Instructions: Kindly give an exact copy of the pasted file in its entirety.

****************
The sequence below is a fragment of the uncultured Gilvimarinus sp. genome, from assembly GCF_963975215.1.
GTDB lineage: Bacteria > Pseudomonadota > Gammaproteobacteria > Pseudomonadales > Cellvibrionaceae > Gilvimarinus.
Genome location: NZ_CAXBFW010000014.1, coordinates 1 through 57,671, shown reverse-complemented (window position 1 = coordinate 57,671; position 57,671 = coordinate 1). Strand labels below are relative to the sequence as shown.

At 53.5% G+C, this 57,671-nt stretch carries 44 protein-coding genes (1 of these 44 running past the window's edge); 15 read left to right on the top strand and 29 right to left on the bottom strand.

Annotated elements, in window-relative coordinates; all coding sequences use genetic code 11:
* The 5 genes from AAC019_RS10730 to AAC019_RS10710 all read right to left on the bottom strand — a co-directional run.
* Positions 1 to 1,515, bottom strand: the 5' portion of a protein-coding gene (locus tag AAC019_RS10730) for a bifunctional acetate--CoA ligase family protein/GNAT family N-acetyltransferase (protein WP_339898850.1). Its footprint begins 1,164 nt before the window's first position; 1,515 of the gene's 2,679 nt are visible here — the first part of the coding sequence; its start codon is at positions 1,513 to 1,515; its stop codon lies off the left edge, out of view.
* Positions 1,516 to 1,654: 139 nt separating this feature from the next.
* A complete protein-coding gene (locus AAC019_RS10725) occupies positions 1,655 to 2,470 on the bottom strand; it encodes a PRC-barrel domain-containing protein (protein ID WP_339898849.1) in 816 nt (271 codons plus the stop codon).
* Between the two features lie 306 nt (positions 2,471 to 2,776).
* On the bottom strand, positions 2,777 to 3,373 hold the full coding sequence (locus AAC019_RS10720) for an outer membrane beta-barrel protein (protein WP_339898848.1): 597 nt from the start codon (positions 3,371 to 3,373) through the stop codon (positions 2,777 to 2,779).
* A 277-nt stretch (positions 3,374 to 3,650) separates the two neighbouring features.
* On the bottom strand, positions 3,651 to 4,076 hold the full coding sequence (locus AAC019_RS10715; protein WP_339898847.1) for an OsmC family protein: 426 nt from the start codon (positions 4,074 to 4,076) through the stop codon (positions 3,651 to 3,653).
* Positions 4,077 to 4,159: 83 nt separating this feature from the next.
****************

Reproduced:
The sequence below is a fragment of the uncultured Gilvimarinus sp. genome, from assembly GCF_963975215.1.
GTDB lineage: Bacteria > Pseudomonadota > Gammaproteobacteria > Pseudomonadales > Cellvibrionaceae > Gilvimarinus.
Genome location: NZ_CAXBFW010000014.1, coordinates 1 through 57,671, shown reverse-complemented (window position 1 = coordinate 57,671; position 57,671 = coordinate 1). Strand labels below are relative to the sequence as shown.

At 53.5% G+C, this 57,671-nt stretch carries 44 protein-coding genes (1 of these 44 running past the window's edge); 15 read left to right on the top strand and 29 right to left on the bottom strand.

Annotated elements, in window-relative coordinates; all coding sequences use genetic code 11:
* The 5 genes from AAC019_RS10730 to AAC019_RS10710 all read right to left on the bottom strand — a co-directional run.
* Positions 1 to 1,515, bottom strand: the 5' portion of a protein-coding gene (locus tag AAC019_RS10730) for a bifunctional acetate--CoA ligase family protein/GNAT family N-acetyltransferase (protein WP_339898850.1). Its footprint begins 1,164 nt before the window's first position; 1,515 of the gene's 2,679 nt are visible here — the first part of the coding sequence; its start codon is at positions 1,513 to 1,515; its stop codon lies off the left edge, out of view.
* Positions 1,516 to 1,654: 139 nt separating this feature from the next.
* A complete protein-coding gene (locus AAC019_RS10725) occupies positions 1,655 to 2,470 on the bottom strand; it encodes a PRC-barrel domain-containing protein (protein ID WP_339898849.1) in 816 nt (271 codons plus the stop codon).
* Between the two features lie 306 nt (positions 2,471 to 2,776).
* On the bottom strand, positions 2,777 to 3,373 hold the full coding sequence (locus AAC019_RS10720) for an outer membrane beta-barrel protein (protein WP_339898848.1): 597 nt from the start codon (positions 3,371 to 3,373) through the stop codon (positions 2,777 to 2,779).
* A 277-nt stretch (positions 3,374 to 3,650) separates the two neighbouring features.
* On the bottom strand, positions 3,651 to 4,076 hold the full coding sequence (locus AAC019_RS10715; protein WP_339898847.1) for an OsmC family protein: 426 nt from the start codon (positions 4,074 to 4,076) through the stop codon (positions 3,651 to 3,653).
* Positions 4,077 to 4,159: 83 nt separating this feature from the next.